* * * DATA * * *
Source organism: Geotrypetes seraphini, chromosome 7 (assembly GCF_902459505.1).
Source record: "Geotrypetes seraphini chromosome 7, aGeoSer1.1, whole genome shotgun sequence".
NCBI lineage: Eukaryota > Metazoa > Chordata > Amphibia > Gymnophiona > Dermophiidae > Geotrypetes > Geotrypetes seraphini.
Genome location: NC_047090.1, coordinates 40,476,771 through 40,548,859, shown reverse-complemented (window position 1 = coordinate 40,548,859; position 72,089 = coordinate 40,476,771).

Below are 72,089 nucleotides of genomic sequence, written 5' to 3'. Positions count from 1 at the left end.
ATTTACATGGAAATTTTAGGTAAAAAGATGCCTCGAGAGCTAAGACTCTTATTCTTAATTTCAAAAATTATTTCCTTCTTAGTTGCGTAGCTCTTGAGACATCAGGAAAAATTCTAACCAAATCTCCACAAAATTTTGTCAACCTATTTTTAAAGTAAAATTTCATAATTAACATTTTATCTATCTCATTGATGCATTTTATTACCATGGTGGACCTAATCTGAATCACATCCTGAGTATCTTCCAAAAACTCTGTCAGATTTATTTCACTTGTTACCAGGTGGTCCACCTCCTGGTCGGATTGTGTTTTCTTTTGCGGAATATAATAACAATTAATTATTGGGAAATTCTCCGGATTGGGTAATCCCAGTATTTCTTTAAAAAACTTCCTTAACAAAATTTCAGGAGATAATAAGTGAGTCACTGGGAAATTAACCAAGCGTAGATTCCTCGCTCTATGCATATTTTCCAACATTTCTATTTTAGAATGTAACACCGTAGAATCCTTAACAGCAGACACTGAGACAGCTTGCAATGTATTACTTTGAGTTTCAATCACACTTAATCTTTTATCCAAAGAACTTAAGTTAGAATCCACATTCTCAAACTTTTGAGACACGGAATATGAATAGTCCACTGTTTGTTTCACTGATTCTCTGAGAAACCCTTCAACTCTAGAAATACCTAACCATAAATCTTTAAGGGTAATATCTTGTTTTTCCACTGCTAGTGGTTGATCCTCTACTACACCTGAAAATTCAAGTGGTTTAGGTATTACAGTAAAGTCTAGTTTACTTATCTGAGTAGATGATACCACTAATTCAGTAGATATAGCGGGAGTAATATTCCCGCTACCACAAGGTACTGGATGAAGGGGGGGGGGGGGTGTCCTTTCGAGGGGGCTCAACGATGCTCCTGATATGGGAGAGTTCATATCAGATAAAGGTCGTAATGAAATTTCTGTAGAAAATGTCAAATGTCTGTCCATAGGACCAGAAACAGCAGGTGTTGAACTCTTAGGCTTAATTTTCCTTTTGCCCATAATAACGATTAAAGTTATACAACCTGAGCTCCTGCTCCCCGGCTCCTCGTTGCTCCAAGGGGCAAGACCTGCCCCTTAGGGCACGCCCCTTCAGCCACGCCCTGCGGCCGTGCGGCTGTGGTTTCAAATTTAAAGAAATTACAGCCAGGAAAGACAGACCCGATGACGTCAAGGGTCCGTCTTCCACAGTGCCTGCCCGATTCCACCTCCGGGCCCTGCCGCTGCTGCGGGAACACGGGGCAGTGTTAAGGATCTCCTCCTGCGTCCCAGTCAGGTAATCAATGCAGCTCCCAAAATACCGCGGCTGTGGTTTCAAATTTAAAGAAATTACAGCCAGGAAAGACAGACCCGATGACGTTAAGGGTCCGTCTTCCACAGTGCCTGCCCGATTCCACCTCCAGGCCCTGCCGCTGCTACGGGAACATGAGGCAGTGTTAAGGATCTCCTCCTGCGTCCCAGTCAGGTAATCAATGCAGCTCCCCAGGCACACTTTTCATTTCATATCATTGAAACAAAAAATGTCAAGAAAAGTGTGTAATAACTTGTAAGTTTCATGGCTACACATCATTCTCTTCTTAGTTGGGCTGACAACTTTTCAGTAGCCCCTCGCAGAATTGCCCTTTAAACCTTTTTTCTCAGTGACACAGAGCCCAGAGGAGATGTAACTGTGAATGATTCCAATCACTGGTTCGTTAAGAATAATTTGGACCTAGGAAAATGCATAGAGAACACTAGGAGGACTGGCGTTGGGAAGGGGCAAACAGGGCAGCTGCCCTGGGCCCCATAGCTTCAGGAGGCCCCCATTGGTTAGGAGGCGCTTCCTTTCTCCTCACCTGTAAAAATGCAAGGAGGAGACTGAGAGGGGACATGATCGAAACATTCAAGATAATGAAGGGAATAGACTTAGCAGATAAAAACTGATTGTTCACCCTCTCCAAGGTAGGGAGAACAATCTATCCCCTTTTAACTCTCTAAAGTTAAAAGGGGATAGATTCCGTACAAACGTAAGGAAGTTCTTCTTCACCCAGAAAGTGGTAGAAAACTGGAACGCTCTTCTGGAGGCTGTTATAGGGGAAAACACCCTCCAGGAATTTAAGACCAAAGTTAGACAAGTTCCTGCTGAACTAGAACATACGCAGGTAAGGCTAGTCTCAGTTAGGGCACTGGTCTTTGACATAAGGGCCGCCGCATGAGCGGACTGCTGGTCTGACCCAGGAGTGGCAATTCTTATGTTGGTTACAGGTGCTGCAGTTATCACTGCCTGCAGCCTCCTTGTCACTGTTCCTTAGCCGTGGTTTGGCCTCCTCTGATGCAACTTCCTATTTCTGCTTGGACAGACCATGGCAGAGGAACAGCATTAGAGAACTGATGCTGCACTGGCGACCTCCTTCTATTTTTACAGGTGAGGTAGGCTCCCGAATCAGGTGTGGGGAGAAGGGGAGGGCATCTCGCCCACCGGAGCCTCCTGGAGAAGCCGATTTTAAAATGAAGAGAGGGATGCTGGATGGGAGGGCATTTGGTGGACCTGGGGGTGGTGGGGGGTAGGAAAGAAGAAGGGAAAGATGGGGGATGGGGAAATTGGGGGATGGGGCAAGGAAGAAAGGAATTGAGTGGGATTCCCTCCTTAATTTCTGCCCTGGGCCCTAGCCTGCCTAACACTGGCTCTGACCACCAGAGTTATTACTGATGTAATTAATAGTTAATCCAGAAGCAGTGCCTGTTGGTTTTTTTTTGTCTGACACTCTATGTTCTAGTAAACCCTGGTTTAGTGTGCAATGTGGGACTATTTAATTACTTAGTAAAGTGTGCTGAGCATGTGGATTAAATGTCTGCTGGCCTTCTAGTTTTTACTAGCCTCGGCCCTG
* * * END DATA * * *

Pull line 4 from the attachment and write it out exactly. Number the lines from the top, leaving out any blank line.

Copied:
Genome location: NC_047090.1, coordinates 40,476,771 through 40,548,859, shown reverse-complemented (window position 1 = coordinate 40,548,859; position 72,089 = coordinate 40,476,771).